N.R. 2400

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N.R. 2400 was a 1903 memorandum written by the Admiral Commanding Coastguard and Reserves, Ernest Rice, promulgating a reorganisation of the Coast Guard Service.[1]


N.R. 2400.

22nd May, 1903.


The coasts of Great Britain and Ireland will be divided into six Coast Guard Districts as follows:-

Name of District. Comprising Districts. Head quarters to be at -
England Eastern
England Southern
England Western
Ireland Northern
Ireland Southern.
Hull and Harwich
Newhaven and Weymouth East
Weymouth West and Holyhead
Leith and Clyde
Kingstown and Lough Swilly

2. It is intended as soon as practicable to relieve the Captains of the several Coast Guard District Ships from all responsibility for the execution of Coast Guard and Reserve work, except the supply of clothing to the Coast Guard Service on shore which, until other arrangements are made, is to be carried out as heretofore, advantage being taken of the visits of H.M. Ships to their respective ports to make the required issues of clothing. In the absence of such visits the clothing should be transmitted by rail to the officers in command of the respective stations.

3. Pending the completion of the new scheme of administering the Coast Guard and Reserves, the Captains of District Ships will continue to carry out the Coast Guard and Reserve duties of their respective Districts, and for the execution of these duties they will be responsible to me, although in all other respects under the orders of the Commander-in-Chief of the Home Fleet.

4. The new District Captains will report to me in due course when their offices have been provided and furnished, and they are ready to commence work. Orders will then be given for the two Coast Guard writers in each District Ship, and all Coast Guard books, papers, and records, to be transferred to the new officer, and for the new District Captains to take over charge.

5. The District Paymasters will continue to perform their present duties, and, in addition, those at Harwich, Southsea, Liverpool, Edinburgh, Kingstown, and Queenstown, will be attached to the Captains of their districts as Accountant Heads of the District offices, the District Paymaster at Southsea being transferred to Southampton. They will be assigned rooms in the District offices, and their writers will also work there.

6. On the withdrawal of the Coast Guard Ships, the officers and men of the Coast Guard in England and Scotland will be transferred to the "President" and those in Ireland to the "Aeolus." Their names will not, however, be entered in the ledgers of these ships, but in Record Books to be kept in each district (Article 637, Coast Guard Instructions).

7. It is intended that as soon as the District Captains now appointed have taken over their new duties, the Coast Guard ships shall be withdrawn from their present stations, ceasing to be Coast Guard Ships, and shall remain continuously with the Flag of the Commander-in-Chief of the Home Fleet: but the sea training of the Signal Section of the Coast Guard and the Royal Naval Reserve men will be carried out in these ships as at present, and they will be sent periodically to the several Districts for the embarkation and disembarkation of men who are entering upon, or have completed their period of training unless conditions should arise which may make it more convenient or economical to effect the exchange by train.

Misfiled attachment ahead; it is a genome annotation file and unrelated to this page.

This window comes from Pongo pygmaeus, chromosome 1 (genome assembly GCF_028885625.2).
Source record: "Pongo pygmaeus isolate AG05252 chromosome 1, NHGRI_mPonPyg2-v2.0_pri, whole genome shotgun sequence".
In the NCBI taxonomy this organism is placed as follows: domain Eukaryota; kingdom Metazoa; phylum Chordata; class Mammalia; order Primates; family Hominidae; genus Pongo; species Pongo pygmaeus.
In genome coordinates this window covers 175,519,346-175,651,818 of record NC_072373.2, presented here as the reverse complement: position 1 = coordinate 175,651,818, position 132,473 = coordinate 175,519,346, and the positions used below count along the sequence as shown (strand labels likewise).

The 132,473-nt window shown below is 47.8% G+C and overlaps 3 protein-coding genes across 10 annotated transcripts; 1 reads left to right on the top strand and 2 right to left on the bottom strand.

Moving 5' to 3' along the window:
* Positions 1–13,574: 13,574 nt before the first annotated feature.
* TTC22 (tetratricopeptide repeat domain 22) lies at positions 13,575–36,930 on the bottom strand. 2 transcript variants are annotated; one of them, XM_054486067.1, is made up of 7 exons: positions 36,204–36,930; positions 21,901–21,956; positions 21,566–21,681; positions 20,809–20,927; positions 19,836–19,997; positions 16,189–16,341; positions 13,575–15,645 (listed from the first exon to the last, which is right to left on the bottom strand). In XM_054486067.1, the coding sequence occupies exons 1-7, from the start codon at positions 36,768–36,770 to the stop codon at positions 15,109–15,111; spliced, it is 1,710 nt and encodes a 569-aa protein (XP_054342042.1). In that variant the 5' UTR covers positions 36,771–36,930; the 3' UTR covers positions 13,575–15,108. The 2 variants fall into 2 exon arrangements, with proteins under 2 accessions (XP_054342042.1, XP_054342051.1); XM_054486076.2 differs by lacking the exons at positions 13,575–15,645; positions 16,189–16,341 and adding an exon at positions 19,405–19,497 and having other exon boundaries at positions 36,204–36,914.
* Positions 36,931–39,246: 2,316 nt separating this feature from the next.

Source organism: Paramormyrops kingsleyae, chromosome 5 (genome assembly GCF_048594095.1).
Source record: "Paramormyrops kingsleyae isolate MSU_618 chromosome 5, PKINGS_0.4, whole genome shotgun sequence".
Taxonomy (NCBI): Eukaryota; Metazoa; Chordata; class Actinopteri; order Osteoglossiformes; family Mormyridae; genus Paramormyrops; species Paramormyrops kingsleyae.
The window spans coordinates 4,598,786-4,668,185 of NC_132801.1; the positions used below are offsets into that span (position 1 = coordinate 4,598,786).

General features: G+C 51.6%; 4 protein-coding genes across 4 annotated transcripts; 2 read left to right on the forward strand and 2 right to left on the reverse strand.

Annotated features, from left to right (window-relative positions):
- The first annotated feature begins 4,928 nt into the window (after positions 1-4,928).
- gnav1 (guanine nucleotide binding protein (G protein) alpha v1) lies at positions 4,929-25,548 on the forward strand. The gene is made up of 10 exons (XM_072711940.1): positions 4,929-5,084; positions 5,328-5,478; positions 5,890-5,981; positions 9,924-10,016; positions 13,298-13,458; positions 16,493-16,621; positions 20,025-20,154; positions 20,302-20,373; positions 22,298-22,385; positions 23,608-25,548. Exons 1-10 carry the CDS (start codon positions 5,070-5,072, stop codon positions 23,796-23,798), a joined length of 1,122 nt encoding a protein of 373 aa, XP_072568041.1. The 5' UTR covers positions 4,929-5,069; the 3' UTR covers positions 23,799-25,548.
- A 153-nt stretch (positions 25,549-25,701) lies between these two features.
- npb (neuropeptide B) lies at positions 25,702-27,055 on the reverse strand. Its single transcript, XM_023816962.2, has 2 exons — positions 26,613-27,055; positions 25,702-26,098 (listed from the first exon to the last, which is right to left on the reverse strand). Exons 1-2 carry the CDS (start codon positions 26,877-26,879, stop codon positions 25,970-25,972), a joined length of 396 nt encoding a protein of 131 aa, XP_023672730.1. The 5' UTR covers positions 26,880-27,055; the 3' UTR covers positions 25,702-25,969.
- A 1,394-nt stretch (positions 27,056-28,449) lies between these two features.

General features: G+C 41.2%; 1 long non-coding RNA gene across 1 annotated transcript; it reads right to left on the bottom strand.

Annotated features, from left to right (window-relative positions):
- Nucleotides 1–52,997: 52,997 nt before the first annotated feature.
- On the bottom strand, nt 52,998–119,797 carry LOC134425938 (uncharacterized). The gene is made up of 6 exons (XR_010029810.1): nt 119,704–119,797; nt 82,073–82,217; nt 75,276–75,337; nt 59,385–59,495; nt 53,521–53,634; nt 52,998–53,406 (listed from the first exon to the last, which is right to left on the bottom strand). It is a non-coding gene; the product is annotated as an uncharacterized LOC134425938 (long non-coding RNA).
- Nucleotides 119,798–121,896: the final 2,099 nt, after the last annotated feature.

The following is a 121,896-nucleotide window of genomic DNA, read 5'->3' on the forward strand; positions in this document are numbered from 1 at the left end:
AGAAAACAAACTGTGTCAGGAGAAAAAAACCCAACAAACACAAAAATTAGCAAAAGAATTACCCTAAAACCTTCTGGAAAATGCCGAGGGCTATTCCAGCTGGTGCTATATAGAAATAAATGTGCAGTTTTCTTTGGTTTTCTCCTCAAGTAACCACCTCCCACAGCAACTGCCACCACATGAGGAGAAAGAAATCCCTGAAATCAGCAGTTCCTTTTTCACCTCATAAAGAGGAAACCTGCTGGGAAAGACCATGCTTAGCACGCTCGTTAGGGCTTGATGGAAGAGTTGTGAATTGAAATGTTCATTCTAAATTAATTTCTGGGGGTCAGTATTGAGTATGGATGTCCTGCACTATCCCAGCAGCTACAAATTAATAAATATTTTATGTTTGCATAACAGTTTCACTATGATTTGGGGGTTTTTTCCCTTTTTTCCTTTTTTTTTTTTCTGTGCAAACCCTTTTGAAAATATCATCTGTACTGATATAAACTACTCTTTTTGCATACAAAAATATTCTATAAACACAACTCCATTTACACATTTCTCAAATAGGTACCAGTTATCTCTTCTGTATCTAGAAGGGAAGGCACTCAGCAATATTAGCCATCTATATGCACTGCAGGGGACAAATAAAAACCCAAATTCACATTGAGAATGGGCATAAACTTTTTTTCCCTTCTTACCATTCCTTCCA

8. The various ships employed on Fishery Service will be under my orders, but such of the torpedo gunboat tenders as can be spared from their fisher and other Coast Guard duties will be lent to the Home Fleet during the cruises, for purposes of drills and exercises.

9. It is intended to attach to each of the new Coast Guard Districts a seagoing drill ship for the purpose of carrying out the training of officers and men in drill and firing, and for such other duties as may be allocated to them.

10. The Fishery Gunboats and Coast Guard Cruisers now tenders to the District Ships will become tenders to the new Drill Ships in due course. (For the present they will continue to be tenders to the Coast Guard Ships).

11. These Gunboats and Cruisers, together with the stationary Drill Ships, will be under my orders.

12. The Senior Officer on the Coast of Ireland will be appointed as Deputy to Admiral Commanding Reserves for Coast Guard duties in Ireland, in addition to his present duties, and will be responsible to me in Coast Guard and Reserve matters. His duties in this respect will commence when the new District Offices in Ireland are established, and all correspondence as to the Coast Guard and Royal Naval Reserve in Ireland will then pass through him.

13. The War Signal Stations will also be under my orders.

14. The Coast Guard Instructions and other books relating to the Coast Guard and R.N.R. will be brought up to date as soon as practicable: in the meantime the directions contained in them are to be applied as far as possible to the new conditions, any doubtful points being submitted to me.

Ernest Rice

Admiral Commanding


  1. N.R. 2400 of 22 May, 1903. The National Archives. ADM 144/17. ff. 44-46.